South Africa

Drop in trust on the internet

Tech Reporter

Recent findings of a 20 country Ipsos survey indicates that trust in the internet has dropped since 2019.

  In the survey, released by the New Institute in Hamburg, Germany, only six in 10 (63%) internet users included said they trust the internet, which is down by 11 percent since a similar survey in 2019. 

  The rare exception is Japan, which showed a seven percentage increase in trust. The findings reveal that internet trust shrunk by double-digits in India (-10 points), Sweden (-10), Kenya (-11), United States (-12), Canada (-14), Brazil (-18), and Poland (-26). 

  Seventy-nine percent expressed worry about their online privacy. Many expressed that internet governance is lacking. Slightly over half (57%) said the internet is effectively governed; but fewer than half in Britain (45%), the US (45%), France (41%) and Israel (34%) felt that way. In Germany internet trust fell to 61%, down nine points from 2019, which is slightly below the international average of 63%, but higher than in Canada (57%) and the US (54%). 

  Only two African countries, South Africa and Kenya were included in the study. South Africans had 63% agreeing that they trust the internet. In Kenya 70% expressed trust in the internet.

  Programme chairperson for socio-economic transformation at The New Institute, also former German Federal State Secretary for Digital Society and Consumer Policy, Dr Christian Kastrop said the survey shows distrust in the largest communication network ever created.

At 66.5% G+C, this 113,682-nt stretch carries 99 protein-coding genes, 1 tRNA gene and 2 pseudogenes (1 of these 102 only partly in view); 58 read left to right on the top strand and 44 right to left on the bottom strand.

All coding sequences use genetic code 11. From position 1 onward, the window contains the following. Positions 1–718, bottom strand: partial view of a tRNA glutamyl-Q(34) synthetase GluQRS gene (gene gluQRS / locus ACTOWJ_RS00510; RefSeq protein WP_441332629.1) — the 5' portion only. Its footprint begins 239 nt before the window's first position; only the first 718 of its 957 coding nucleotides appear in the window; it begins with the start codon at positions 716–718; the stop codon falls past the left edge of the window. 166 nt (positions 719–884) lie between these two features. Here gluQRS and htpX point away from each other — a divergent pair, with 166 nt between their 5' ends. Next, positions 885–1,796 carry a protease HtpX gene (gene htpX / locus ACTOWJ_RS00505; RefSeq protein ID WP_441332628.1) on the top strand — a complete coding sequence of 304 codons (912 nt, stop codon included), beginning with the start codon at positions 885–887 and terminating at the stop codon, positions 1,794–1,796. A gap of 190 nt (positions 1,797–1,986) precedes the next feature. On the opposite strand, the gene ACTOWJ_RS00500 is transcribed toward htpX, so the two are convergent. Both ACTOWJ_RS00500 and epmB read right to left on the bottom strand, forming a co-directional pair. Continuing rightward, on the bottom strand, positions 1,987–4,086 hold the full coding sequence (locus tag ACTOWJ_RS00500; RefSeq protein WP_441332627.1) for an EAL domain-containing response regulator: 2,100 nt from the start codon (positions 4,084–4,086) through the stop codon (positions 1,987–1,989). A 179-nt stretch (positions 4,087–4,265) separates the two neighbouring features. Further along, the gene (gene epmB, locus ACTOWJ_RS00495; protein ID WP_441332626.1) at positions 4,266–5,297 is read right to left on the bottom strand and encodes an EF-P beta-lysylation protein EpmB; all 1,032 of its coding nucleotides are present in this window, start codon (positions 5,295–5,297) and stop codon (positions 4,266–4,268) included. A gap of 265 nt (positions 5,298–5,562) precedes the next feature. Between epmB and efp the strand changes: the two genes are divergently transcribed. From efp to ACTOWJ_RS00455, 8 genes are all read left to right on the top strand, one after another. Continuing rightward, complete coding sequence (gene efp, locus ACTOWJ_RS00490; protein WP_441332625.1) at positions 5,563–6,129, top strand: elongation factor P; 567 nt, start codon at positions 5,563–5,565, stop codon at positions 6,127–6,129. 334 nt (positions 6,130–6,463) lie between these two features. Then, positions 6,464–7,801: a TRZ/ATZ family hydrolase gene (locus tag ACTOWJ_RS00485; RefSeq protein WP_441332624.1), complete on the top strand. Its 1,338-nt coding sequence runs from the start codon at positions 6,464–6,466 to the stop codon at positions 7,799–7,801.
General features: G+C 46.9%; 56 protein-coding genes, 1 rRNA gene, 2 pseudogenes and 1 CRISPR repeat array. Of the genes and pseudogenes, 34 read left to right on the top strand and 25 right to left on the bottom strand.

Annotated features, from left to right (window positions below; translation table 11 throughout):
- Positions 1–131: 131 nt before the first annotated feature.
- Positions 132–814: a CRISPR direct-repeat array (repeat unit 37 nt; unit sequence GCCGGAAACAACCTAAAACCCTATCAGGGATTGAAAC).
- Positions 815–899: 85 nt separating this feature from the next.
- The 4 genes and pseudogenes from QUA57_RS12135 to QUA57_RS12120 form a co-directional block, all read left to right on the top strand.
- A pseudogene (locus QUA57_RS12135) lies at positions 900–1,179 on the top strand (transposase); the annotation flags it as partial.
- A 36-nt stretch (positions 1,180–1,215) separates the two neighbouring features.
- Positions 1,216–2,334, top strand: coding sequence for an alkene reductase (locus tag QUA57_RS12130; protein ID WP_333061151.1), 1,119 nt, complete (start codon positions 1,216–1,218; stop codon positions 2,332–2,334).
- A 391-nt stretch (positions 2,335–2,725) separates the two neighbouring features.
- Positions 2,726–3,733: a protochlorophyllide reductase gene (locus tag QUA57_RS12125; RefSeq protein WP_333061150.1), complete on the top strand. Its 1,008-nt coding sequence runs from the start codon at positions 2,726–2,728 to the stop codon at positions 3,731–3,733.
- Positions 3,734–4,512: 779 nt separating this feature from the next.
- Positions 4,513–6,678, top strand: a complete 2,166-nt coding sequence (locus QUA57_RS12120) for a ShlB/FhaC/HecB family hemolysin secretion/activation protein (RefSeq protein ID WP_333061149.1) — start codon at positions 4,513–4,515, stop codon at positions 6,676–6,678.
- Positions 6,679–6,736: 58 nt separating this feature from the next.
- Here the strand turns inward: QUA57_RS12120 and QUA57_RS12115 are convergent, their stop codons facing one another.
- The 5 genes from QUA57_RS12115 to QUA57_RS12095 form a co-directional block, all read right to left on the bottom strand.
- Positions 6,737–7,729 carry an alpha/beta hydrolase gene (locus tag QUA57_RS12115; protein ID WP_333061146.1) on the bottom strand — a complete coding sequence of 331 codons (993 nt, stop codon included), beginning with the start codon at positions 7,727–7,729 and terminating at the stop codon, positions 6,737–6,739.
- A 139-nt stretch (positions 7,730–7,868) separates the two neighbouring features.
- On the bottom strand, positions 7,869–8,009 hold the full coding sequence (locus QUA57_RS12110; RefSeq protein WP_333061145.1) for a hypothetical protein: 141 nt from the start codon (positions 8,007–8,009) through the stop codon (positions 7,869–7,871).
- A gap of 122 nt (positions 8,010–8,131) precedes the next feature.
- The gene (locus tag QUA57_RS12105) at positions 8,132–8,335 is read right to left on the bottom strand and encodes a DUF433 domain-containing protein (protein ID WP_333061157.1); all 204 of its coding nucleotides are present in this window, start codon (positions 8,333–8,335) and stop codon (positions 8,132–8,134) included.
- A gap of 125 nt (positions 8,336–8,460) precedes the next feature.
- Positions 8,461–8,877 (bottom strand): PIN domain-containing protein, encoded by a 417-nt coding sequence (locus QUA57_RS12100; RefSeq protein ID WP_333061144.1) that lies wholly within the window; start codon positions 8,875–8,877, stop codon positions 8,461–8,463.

“Internet users want effective policies to empower and protect them,” Dr Kastrop said. 

  Sub-Saharan Africa knowledge director Mari Harris said: “In South Africa and Kenya citizens are looking to government policies to protect them, but balance needs to be maintained between freedom of speech and stricter government policies so as not to deny freedom of information access.”  

  Amid privacy concerns and declining worldwide trust, internet users call for new regulations to strengthen online privacy. They also want better control over how their personal data is collected and used.

  Respondents indicated that effective policies should include protection of user privacy (65%); users’ personal data (65%); establishment of standards detailing how internet companies collect and use user data (62%); and

establishment of policies allowing users to control their own data (62%). 


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